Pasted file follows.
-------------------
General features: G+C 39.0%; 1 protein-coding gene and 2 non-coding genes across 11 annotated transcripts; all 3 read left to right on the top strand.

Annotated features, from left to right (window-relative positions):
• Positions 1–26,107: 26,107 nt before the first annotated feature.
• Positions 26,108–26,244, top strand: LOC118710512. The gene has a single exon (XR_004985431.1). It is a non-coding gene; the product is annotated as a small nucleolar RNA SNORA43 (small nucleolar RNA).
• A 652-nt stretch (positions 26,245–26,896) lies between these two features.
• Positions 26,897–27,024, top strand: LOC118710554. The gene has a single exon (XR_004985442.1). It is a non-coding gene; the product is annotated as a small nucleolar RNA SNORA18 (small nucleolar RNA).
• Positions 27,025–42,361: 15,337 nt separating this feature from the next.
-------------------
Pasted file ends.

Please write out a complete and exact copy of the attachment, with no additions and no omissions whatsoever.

General features: G+C 39.0%; 1 protein-coding gene and 2 non-coding genes across 11 annotated transcripts; all 3 read left to right on the top strand.

Annotated features, from left to right (window-relative positions):
• Positions 1–26,107: 26,107 nt before the first annotated feature.
• Positions 26,108–26,244, top strand: LOC118710512. The gene has a single exon (XR_004985431.1). It is a non-coding gene; the product is annotated as a small nucleolar RNA SNORA43 (small nucleolar RNA).
• A 652-nt stretch (positions 26,245–26,896) lies between these two features.
• Positions 26,897–27,024, top strand: LOC118710554. The gene has a single exon (XR_004985442.1). It is a non-coding gene; the product is annotated as a small nucleolar RNA SNORA18 (small nucleolar RNA).
• Positions 27,025–42,361: 15,337 nt separating this feature from the next.